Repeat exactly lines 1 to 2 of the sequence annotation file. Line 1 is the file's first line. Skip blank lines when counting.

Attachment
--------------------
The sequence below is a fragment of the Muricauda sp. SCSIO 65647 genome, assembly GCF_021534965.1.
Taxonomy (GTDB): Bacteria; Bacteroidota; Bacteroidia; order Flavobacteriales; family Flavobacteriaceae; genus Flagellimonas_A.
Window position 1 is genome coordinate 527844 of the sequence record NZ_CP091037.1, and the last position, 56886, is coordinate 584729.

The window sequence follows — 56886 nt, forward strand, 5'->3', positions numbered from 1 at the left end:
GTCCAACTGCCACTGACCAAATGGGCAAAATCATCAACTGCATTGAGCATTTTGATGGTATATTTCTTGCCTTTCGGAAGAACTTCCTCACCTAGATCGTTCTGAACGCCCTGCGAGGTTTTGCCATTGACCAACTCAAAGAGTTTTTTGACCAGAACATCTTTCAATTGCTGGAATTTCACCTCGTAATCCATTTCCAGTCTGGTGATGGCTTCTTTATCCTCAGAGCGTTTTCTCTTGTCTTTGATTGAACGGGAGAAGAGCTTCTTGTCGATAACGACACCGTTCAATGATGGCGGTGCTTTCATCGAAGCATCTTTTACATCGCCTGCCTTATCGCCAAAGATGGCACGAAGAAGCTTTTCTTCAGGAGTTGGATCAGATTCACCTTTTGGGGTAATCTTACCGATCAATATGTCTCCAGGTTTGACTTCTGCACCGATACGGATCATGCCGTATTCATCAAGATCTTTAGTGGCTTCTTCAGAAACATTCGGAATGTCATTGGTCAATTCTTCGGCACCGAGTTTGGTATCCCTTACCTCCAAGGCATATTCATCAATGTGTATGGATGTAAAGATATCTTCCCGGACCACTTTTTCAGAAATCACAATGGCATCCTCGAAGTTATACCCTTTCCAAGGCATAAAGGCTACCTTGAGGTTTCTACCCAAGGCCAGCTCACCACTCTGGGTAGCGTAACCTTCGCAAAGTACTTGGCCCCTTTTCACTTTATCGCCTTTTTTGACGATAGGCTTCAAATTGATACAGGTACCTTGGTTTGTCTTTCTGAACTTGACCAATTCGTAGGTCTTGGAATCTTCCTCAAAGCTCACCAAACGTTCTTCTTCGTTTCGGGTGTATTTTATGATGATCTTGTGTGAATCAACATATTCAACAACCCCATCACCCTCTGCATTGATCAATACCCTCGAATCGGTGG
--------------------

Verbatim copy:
The sequence below is a fragment of the Muricauda sp. SCSIO 65647 genome, assembly GCF_021534965.1.
Taxonomy (GTDB): Bacteria; Bacteroidota; Bacteroidia; order Flavobacteriales; family Flavobacteriaceae; genus Flagellimonas_A.